Friday, Jan. 11, 2013
Church alliance provides assistance to those in need
By Bethany Bashioum
As the economy continues to leave many families struggling to meet their needs, Harrisonville’s Ministerial Alliance hasn’t lost sight of helping give people not just a hand out, but also a hand up.
Two ministries that have spurred from the organization in its 27-year history are the Harrisonville Thrift Store and the Shepherd’s Staff Food Pantry.
Supported by local churches and community members, the two ministries work together to offer weekly food distribution, low cost clothing and house items, as well as utility assistance to Harrisonville citizens.
“The alliance, when it started, was put in place to meet the needs of our community and to provide support for clergy in the area,” said Adam Harmon, president of the Alliance and pastor at First Christian Church in Harrisonville. “By getting together as clergy, we supported one another, but we also then began ministry, such as the thrift store and the food pantry, that then met the needs of the community.”
During the holidays, the food pantry provides groceries to as many as 400 families each week.
The pantry, which is located in the former Crossroads Assembly church building, 1311 Sanders St., Harrisonville, receives the majority of their food donations from Harvesters, Walmart and local churches.
Ministerial Alliance church members serve as volunteers stocking the pantry each Friday in preparation for distribution in the afternoon.
When Harmon first joined the alliance in 2006, the food pantry did not have a permanent home.
“When I came in 2006, the food pantry was in the Nazarene church,” Harmon said. “Every week, volunteers would tear down and set up every week, and they would serve families.”
Back then, the pantry served about 50 families each week.
The following year, the alliance took out a loan to purchase the Crossroads building.
“One thing I don’t think we realize is that if you take the average family as being two to four people, you’re looking at somewhere between 1,300 to 1,500 people who are being served each week by our food pantry,” said Harmon, who assumed his post as president Jan. 1.
Harmon said purchasing the building was a financial undertaking for the alliance, but has been a blessing to Cass County residents. In recent years, the food pantry has also been able to add a walk-in refrigerator and freezer to help meet more specific needs.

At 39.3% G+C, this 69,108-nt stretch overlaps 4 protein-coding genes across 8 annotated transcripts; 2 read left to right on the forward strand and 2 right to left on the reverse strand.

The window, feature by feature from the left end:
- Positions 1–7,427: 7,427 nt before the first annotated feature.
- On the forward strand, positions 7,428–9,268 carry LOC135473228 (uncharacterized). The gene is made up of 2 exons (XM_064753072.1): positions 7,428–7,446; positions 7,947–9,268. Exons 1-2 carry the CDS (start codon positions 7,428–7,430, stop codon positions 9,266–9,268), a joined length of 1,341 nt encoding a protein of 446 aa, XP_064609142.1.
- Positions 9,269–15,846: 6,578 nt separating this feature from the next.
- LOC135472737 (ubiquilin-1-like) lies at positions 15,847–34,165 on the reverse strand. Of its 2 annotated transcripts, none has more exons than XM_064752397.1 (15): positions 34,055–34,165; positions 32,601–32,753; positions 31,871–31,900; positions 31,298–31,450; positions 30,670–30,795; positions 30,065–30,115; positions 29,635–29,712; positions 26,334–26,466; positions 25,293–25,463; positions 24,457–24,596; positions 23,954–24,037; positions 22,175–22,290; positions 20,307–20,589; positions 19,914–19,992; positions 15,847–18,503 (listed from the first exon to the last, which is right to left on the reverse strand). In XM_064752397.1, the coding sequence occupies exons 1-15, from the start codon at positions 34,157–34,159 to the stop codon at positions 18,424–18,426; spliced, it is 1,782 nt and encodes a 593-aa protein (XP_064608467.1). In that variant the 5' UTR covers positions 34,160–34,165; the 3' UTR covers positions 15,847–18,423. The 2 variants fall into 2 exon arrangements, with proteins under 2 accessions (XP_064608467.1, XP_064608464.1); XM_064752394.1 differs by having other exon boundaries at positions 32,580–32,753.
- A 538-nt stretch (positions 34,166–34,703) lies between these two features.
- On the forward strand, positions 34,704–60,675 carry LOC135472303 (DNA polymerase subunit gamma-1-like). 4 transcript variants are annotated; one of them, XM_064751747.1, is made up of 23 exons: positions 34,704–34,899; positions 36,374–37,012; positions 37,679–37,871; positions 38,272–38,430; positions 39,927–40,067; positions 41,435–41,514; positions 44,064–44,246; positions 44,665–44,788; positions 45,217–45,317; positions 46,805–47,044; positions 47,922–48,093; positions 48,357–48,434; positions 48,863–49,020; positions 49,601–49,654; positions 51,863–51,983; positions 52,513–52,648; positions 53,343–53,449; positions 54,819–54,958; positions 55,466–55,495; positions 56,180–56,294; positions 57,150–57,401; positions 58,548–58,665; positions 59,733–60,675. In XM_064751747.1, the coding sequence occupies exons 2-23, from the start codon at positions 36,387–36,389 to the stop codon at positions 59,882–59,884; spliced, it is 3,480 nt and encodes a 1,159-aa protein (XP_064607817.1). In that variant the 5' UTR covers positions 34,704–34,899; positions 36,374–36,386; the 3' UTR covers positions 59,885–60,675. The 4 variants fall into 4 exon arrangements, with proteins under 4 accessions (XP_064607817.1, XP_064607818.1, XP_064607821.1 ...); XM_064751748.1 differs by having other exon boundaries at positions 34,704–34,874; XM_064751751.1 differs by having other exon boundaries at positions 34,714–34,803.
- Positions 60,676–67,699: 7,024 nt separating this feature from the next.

“Knowing what you’re doing for the people – that’s the best part of it,” said Delbert Beebe, who serves as food pantry director.
The alliance is paying off the loan through donations from ministerial alliance churches and revenue generated from another alliance ministry, the Harrisonville Thrift Store, 1405 South Commercial St.
Former First Baptist Church pastor David Noble serves as the director of the thrift store.
Noble said the greatest benefit of the thrift store to the community is the availability of low cost clothing.
The store also provides free clothing as needed to Hope Haven, families who experience a house fire, and other special needs.
Through revenue from the store and a United Way grant, the alliance is able to provide $1,700 in utility and food assistance to residents within the limits of the Harrisonville School District.
“We’re hoping in the coming year to create some community interest in helping us pay off the food pantry building,” Noble said. “If we did that, we would have more funds for food and benevolence. We are hoping, from the community, and our churches, to greatly increase the number of people participating in that program. We could double or triple that $1,700 rather easily.”
Noble said only 60 households are participating in the Helping Hands utility assistance program, which was created by Harrisonville Mayor Kevin Wood. The program enables city utility customers make a donation to the program through their monthly bill.
“We’re very fortunate as a community to have an alliance of pastors that can come together, with their differing opinions, and do some quality ministry within the community of Harrisonville,” Harmon said. “We do what we can. Often, we’re not able to meet all the needs in this community, but if we were not to have the thrift store and the food pantry, there would be a lot of people that would be hungry and have substantial problems, so in that respect, I can’t say enough about the alliance.”